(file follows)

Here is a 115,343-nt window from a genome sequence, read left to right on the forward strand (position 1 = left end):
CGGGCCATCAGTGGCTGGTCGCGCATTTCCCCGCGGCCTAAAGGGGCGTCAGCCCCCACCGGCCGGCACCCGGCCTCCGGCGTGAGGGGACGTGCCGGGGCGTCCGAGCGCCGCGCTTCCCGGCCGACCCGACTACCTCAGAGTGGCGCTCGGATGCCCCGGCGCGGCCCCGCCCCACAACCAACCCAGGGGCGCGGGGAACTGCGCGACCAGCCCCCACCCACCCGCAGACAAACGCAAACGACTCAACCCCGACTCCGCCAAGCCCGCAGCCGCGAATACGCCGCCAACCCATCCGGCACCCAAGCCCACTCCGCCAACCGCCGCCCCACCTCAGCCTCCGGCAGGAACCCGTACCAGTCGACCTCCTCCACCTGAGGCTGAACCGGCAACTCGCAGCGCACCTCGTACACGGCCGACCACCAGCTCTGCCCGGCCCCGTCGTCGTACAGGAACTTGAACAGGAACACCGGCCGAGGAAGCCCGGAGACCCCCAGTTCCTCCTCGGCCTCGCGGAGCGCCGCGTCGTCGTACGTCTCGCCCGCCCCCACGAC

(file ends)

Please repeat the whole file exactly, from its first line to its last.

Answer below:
Here is a 115,343-nt window from a genome sequence, read left to right on the forward strand (position 1 = left end):
CGGGCCATCAGTGGCTGGTCGCGCATTTCCCCGCGGCCTAAAGGGGCGTCAGCCCCCACCGGCCGGCACCCGGCCTCCGGCGTGAGGGGACGTGCCGGGGCGTCCGAGCGCCGCGCTTCCCGGCCGACCCGACTACCTCAGAGTGGCGCTCGGATGCCCCGGCGCGGCCCCGCCCCACAACCAACCCAGGGGCGCGGGGAACTGCGCGACCAGCCCCCACCCACCCGCAGACAAACGCAAACGACTCAACCCCGACTCCGCCAAGCCCGCAGCCGCGAATACGCCGCCAACCCATCCGGCACCCAAGCCCACTCCGCCAACCGCCGCCCCACCTCAGCCTCCGGCAGGAACCCGTACCAGTCGACCTCCTCCACCTGAGGCTGAACCGGCAACTCGCAGCGCACCTCGTACACGGCCGACCACCAGCTCTGCCCGGCCCCGTCGTCGTACAGGAACTTGAACAGGAACACCGGCCGAGGAAGCCCGGAGACCCCCAGTTCCTCCTCGGCCTCGCGGAGCGCCGCGTCGTCGTACGTCTCGCCCGCCCCCACGAC